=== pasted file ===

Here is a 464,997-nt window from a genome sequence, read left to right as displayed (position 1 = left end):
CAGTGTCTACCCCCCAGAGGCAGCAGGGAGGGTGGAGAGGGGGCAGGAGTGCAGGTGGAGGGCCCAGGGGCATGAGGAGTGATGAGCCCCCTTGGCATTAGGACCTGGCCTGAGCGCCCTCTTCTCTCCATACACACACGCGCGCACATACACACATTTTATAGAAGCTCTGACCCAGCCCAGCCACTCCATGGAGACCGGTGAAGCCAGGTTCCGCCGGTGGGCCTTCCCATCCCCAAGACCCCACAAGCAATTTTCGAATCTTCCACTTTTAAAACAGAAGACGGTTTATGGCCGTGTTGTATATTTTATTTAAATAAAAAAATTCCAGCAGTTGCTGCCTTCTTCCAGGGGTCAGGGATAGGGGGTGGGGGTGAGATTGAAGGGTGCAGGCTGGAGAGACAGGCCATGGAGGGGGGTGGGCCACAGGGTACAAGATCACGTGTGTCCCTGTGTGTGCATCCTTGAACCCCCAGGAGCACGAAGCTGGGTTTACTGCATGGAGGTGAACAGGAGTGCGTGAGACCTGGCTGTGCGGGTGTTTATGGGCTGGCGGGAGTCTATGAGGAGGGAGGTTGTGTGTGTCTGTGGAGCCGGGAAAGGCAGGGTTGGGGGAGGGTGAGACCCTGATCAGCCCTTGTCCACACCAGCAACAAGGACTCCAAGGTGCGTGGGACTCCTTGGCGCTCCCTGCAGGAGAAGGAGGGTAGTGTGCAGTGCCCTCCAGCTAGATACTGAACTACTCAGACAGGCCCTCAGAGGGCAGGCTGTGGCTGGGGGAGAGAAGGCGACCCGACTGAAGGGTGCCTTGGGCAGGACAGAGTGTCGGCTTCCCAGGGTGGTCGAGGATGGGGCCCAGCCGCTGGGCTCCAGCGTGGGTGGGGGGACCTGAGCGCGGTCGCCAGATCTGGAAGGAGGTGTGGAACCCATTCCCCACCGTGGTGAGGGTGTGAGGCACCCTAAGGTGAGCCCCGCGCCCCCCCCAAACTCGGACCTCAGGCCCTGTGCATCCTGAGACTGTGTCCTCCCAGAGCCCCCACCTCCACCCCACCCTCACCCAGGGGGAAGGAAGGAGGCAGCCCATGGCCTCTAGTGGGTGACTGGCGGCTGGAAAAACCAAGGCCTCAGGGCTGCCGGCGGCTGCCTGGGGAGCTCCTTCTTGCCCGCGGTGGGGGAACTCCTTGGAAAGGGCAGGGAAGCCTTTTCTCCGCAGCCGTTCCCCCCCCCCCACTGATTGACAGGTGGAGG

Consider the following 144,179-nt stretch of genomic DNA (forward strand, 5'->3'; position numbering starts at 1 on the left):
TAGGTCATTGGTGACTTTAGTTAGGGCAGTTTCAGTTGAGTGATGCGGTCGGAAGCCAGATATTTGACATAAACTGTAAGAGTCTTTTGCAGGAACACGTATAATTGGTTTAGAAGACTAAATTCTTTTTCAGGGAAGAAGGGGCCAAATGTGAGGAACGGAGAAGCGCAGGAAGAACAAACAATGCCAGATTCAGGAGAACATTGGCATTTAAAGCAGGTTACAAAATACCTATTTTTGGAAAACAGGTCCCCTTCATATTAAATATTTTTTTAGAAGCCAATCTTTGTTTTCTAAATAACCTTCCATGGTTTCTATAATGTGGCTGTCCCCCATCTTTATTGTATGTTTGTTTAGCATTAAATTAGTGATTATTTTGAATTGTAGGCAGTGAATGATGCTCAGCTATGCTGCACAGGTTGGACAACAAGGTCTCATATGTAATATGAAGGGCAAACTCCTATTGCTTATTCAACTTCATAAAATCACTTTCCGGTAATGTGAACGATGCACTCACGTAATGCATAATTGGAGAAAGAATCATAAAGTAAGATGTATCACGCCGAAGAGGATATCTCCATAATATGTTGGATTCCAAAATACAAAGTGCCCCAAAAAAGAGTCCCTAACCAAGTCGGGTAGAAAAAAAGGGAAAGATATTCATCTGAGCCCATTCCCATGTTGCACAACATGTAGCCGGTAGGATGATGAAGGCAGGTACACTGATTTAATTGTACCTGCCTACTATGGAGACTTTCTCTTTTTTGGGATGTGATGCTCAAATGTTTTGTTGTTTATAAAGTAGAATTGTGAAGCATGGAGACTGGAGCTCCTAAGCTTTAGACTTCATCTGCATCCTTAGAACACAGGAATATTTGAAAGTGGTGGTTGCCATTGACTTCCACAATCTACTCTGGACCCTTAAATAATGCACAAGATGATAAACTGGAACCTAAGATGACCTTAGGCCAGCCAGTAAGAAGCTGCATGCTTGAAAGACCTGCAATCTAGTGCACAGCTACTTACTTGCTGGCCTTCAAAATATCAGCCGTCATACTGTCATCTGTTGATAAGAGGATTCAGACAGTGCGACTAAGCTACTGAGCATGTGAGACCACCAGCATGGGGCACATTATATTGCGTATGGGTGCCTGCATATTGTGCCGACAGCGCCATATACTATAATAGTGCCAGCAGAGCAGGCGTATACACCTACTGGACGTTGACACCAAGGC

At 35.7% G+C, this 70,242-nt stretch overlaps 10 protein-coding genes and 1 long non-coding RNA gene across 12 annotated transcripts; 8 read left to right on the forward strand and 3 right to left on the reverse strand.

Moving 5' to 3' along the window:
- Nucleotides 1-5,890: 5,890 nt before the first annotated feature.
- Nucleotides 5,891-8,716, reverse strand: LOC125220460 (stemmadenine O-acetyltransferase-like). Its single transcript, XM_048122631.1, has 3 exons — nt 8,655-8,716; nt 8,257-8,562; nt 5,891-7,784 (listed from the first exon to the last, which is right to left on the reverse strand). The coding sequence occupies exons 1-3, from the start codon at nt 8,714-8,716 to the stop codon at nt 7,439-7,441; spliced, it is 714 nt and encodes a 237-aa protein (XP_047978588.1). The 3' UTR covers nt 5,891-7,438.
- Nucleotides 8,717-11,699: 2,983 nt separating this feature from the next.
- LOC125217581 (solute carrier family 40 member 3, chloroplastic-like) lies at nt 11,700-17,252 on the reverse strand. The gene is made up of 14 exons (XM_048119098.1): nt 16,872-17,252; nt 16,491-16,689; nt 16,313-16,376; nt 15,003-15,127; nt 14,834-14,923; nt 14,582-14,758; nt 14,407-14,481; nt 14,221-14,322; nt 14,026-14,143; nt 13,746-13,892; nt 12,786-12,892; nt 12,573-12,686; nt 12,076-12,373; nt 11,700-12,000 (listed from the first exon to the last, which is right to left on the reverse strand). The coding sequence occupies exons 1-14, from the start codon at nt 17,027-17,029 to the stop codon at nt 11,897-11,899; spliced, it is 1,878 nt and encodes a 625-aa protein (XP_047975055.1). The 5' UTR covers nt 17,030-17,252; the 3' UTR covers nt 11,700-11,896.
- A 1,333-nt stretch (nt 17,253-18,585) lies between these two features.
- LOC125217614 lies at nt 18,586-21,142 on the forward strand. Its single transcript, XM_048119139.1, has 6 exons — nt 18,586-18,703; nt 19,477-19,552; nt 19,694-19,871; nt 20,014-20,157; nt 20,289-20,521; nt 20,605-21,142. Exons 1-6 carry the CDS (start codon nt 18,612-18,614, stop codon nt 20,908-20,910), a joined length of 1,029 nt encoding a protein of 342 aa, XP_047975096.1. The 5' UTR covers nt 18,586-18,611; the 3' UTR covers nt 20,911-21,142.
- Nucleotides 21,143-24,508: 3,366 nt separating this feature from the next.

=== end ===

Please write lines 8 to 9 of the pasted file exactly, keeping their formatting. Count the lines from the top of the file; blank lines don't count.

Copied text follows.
- Nucleotides 5,891-8,716, reverse strand: LOC125220460 (stemmadenine O-acetyltransferase-like). Its single transcript, XM_048122631.1, has 3 exons — nt 8,655-8,716; nt 8,257-8,562; nt 5,891-7,784 (listed from the first exon to the last, which is right to left on the reverse strand). The coding sequence occupies exons 1-3, from the start codon at nt 8,714-8,716 to the stop codon at nt 7,439-7,441; spliced, it is 714 nt and encodes a 237-aa protein (XP_047978588.1). The 3' UTR covers nt 5,891-7,438.
- Nucleotides 8,717-11,699: 2,983 nt separating this feature from the next.